Operated largely outside of China, 911 was a hugely popular service in many cybercrime forums and has become something of a critical infrastructure for this community after two of 911’s longtime competitors: malware-based proxy services. VIP72 And Lux Socks – closed their doors last year.

Now, many in crime forums who have relied on the emergency health service for their operations are wondering aloud if there are alternatives that match the scale and usefulness offered by the emergency health service. The consensus seems to be a resounding “no”.

I imagine we may soon learn more about the security incidents that caused the emergency health services to implosion. And perhaps other proxy services will arise to meet what currently appears to be a burgeoning demand for such services, with relatively little supply.

Meanwhile, the absence of 911 could coincide with a measurable (albeit short-lived) lull in unwanted traffic to major Internet destinations, including banks, retailers, and cryptocurrency platforms, as many former clients of the proxy service rush to take. alternative agreements.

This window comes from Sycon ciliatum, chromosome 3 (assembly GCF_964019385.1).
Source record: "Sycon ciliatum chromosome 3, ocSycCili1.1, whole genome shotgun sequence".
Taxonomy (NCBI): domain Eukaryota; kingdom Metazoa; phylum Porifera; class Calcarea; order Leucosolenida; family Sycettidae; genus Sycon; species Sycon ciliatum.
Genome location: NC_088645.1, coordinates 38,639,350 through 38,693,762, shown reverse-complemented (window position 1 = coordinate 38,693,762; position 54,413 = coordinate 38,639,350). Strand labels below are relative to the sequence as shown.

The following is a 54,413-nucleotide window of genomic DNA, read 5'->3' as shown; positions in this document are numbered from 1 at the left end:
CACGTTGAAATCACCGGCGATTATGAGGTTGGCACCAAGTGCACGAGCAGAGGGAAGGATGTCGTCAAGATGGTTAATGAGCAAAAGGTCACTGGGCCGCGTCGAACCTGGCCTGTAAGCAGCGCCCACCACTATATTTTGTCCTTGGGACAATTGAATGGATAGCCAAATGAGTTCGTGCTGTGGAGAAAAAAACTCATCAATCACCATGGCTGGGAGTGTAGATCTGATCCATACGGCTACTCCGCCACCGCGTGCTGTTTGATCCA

Riley Kilmerco-founder of the Spur.us proxy tracking service, said the 911 network will be difficult to replicate in the short term.

“My speculation is [911’s remaining competitors] they will get a major boost in the short term, but eventually a new player will arrive, “said Kilmer.” None of these are a good replacement for LuxSocks or 911. However, they will all allow anyone to use them. For the fraud rates, the attempts will continue but through these replacement services they should be easier to monitor and stop. 911 had very clean IP addresses. ”

911 wasn’t the only major proxy provider to reveal a breach this week related to unauthenticated APIs: On July 28, KrebsOnSecurity reported that internal web-exposed APIs had leaked the customer database for Microleaves, a proxy service. which rotates the IP addresses of its customers every five to ten minutes. That investigation showed that Microleaves, like 911, had a long history of using pay-per-install schemes to spread its proxy software.